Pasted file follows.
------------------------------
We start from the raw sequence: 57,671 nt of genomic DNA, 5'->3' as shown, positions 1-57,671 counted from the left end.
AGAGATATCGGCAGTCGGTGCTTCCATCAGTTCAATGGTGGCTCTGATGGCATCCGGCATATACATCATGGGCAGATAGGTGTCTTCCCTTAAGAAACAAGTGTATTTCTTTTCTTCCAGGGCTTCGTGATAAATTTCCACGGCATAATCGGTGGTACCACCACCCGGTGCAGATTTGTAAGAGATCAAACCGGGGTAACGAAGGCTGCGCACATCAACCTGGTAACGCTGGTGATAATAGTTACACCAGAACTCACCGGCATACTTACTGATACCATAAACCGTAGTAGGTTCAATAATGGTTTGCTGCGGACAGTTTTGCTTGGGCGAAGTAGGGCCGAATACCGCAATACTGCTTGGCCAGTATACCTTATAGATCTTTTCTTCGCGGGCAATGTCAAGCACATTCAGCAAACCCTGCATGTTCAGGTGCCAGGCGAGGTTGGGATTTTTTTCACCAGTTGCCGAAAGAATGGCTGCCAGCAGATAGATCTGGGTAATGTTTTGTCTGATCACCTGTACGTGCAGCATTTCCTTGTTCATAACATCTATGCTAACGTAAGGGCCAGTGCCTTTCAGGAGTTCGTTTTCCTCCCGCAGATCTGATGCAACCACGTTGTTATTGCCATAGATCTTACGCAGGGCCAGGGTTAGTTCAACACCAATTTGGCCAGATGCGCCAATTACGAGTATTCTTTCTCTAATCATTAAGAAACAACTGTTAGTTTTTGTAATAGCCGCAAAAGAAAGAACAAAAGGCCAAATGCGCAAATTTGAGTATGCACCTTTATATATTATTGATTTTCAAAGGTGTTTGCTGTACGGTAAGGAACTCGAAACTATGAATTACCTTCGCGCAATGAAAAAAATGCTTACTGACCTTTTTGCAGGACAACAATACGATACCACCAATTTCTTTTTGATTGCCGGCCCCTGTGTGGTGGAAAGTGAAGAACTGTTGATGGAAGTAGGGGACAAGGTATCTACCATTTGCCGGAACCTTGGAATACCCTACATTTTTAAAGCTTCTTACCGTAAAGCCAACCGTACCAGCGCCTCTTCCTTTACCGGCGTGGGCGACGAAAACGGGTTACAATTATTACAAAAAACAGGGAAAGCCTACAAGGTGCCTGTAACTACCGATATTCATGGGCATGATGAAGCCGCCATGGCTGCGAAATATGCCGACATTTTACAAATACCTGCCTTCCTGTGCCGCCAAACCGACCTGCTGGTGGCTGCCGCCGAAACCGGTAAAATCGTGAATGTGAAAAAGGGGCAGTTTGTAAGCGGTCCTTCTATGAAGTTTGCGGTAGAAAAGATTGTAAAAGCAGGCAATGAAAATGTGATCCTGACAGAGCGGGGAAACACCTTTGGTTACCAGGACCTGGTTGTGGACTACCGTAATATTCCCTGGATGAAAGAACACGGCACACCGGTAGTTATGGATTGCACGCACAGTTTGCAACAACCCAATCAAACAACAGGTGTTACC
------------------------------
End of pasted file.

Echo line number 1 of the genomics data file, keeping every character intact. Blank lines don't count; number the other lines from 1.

We start from the raw sequence: 57,671 nt of genomic DNA, 5'->3' as shown, positions 1-57,671 counted from the left end.